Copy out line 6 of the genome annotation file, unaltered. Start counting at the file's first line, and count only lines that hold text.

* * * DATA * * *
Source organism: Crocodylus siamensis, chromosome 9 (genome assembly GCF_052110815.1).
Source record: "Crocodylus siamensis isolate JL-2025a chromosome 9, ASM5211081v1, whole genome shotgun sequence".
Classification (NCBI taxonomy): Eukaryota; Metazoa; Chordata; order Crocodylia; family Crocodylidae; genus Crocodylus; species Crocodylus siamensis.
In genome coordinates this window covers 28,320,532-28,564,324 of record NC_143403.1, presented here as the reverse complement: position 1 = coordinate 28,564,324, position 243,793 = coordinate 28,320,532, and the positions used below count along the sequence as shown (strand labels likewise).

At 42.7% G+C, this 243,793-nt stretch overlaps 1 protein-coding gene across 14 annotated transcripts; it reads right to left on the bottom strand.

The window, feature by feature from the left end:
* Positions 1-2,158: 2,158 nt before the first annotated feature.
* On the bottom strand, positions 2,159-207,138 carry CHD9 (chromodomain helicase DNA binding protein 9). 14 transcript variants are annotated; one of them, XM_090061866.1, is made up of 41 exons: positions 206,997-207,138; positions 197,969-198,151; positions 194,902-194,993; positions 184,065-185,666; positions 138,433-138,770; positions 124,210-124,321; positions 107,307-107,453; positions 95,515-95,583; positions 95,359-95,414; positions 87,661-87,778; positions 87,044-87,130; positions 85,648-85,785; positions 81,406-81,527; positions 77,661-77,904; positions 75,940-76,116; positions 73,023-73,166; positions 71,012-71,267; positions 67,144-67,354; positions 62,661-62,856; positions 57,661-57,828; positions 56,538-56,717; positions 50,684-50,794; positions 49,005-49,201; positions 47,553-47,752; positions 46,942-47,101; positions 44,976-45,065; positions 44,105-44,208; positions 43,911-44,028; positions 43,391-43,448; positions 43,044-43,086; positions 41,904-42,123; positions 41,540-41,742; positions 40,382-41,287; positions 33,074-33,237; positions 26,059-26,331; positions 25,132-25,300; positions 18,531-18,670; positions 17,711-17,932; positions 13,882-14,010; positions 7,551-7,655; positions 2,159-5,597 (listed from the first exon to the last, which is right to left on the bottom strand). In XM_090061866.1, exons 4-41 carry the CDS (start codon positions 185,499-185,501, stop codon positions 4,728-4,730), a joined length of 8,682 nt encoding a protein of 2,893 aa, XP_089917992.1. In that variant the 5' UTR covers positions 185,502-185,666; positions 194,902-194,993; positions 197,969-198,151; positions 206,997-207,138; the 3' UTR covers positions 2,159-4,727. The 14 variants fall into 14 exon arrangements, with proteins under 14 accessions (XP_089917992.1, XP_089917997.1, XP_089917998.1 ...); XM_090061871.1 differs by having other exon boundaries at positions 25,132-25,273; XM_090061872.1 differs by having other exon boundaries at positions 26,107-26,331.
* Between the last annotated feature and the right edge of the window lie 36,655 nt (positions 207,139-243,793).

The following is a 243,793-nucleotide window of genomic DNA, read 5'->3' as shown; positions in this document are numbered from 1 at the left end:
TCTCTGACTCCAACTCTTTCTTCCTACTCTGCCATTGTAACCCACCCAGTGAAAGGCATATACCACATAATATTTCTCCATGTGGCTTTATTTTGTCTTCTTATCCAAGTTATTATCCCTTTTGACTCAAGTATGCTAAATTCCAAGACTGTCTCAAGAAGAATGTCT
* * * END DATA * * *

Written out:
The window, feature by feature from the left end: